In my last post, I shared a story about a client who was given the opportunity to make a career shift and take over his father-in-law’s property management business. We talked a lot about how he viewed this opportunity from his point of view — how I encouraged him to both take a leap and walk the journey.

But I’d like to turn the tables a bit today and focus on what is, perhaps, one of the most critical components of anyone finding themselves taking over an established team: the responsibility to help shape how people perceive their roles within the team and manage their expectations of change.

Now, when it comes to taking over an existing team, it’s important to consider how people perceive their role within the team. Because unfortunately, what often happens with people is that if leadership doesn’t set some expectations from the get-go, you run the risk of setting a precedent about people’s behavior — and what is and isn’t acceptable. And this is tricky because you are caught between needing to learn about them and what needs to change (if anything), and not appearing to condone poor behavior.

It’s infinitely harder to give someone new marching orders when you’ve let them run roughshod all over what you imagined for the organization under the auspices of learning the lay of the land. You might run up against folks saying, “Hey, this is who I am. This is how I’ve always done it, and I can’t do anything differently.”

And that’s likely to rub you the wrong way. Understandably. But it’s not untrue. Remember the old saying: “Silence is acquiescence.”   

But even if change isn’t about poor behavior, but rather better processes or decision making, here’s what they may be thinking (and probably not saying): “You allowed us to do what we thought we should do, and now you’re saying that’s not good enough?!” To you, the answer might be obvious: Well, yeah. I watched, I learned, and now we are going to do better. But if the expectations weren’t set properly at the start, it can feel to them like you aren’t trusting their experience and expertise.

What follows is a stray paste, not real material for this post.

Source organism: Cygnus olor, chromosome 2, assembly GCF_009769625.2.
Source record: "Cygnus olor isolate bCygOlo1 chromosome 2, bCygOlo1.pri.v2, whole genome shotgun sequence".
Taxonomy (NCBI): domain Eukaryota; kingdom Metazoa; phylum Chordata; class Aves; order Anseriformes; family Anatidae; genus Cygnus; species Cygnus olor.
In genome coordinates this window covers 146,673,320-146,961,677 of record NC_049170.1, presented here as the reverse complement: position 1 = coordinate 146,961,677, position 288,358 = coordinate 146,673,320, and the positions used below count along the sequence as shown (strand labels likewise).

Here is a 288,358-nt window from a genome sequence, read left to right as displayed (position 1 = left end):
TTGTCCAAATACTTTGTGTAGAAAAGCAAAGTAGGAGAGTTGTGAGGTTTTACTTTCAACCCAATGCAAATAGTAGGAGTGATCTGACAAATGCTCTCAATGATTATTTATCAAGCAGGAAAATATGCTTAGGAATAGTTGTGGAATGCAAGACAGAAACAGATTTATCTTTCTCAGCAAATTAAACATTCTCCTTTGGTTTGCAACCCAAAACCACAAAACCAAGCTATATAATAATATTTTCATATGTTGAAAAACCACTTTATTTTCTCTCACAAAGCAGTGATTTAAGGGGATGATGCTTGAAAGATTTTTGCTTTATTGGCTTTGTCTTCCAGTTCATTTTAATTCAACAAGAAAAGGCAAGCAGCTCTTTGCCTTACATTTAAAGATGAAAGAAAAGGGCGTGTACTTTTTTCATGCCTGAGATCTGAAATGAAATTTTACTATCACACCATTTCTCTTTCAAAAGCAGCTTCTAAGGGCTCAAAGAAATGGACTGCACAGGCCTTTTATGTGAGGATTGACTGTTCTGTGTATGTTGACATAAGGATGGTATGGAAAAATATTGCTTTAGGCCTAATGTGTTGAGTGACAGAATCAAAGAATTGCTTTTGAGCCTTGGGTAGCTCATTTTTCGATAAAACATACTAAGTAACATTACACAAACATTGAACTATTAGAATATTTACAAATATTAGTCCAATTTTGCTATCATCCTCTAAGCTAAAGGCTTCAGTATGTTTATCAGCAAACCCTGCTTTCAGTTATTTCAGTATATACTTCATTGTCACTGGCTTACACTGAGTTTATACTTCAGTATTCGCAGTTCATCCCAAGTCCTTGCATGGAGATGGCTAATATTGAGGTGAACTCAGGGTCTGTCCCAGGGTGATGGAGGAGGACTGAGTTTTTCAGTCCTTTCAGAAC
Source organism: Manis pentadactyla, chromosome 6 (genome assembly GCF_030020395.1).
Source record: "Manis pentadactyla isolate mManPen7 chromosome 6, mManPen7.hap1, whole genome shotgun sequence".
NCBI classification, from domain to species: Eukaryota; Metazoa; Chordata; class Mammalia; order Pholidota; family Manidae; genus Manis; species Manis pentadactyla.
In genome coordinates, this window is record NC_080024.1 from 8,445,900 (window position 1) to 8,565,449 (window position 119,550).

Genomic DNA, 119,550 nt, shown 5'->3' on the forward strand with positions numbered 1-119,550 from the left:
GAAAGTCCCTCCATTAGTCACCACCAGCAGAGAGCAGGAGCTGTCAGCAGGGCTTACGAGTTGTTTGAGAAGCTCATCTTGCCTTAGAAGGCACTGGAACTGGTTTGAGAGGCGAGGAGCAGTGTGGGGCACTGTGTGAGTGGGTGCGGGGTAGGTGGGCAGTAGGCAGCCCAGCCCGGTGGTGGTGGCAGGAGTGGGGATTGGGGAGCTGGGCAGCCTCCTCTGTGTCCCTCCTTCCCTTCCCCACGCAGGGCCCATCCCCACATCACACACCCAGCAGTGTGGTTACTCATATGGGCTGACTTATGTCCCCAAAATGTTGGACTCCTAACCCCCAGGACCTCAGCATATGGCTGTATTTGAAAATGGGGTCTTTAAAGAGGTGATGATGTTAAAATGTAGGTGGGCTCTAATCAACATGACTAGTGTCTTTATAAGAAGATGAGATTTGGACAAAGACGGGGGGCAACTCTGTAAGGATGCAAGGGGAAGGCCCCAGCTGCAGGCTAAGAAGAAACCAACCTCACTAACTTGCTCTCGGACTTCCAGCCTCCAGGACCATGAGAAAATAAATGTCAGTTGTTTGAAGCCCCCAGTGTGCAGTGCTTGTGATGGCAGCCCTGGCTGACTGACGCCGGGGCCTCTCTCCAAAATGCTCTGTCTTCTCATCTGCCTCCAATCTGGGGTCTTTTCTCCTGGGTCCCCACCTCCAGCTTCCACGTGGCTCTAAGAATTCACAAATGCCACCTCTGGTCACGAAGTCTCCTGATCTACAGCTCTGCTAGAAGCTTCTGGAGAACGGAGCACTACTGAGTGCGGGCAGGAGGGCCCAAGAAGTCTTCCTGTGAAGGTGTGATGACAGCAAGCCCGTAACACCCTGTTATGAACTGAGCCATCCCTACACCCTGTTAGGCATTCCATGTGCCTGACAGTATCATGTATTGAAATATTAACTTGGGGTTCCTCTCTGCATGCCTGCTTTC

Once you’ve given someone enough leeway to believe their behavior, no matter how ineffective or poor, is acceptable (because you haven’t challenged it), the harder it is to challenge that behavior without creating a confrontation — and potentially division — within the team.  

You have a responsibility — to yourself and to the team — to help shape the team’s perception of who they are, who you are, and the roles everyone will play. The people you’re leading have to know from the start what will and won’t be tolerated — and the areas you are actively watching and questioning for improvement. You should be clear about your expectations of behavior, culture, and accountability. 

And in my experience, that’s probably the greatest gift of a new boss/leader/manager. Everyone knows things will be different, they just don’t yet know what or how

And for the record, simply saying “everything” is a copout. The old adage says if everything is important then nothing is important. The same follows here. If they can’t rely on anything, then there are no boundaries. 

Also remember that communication isn’t just about what you are telling them, it’s also about what they have to teach you and the culture you set for two-way communication. If you want none of that, then don’t give them the illusion that you care and want to listen to them. Finding out later that you lied — and had no intention from the start to learn from them — will be infinitely more devastating than learning it from the start and never developing the expectation.

So be different. Be clear. Be willing to state what you know and don’t know and where you are looking for insight. Let them know how they can expect you to make changes if you don’t find what you’re looking for in what the team delivers. Be clear on your boundaries, and remember: they don’t know you. So offer them the manual of you, even if it’s just a few chapters.

And by the way, what are you looking for? If you don’t know the answer to that question, that’s the first place to start.

Then, get busy communicating and setting the groundwork for a cohesive, successful, engaged team that’s on board with your mission and your vision for what lies ahead.

Best of luck, my friends!

Next up, I’m excited to share what YOU can do if you have the luxury of building (or rebuilding) a team from scratch — and what to do if you don’t have that luxury. Stay tuned for all the details in my next blog post.


Photo by Teodor Drobota on Unsplash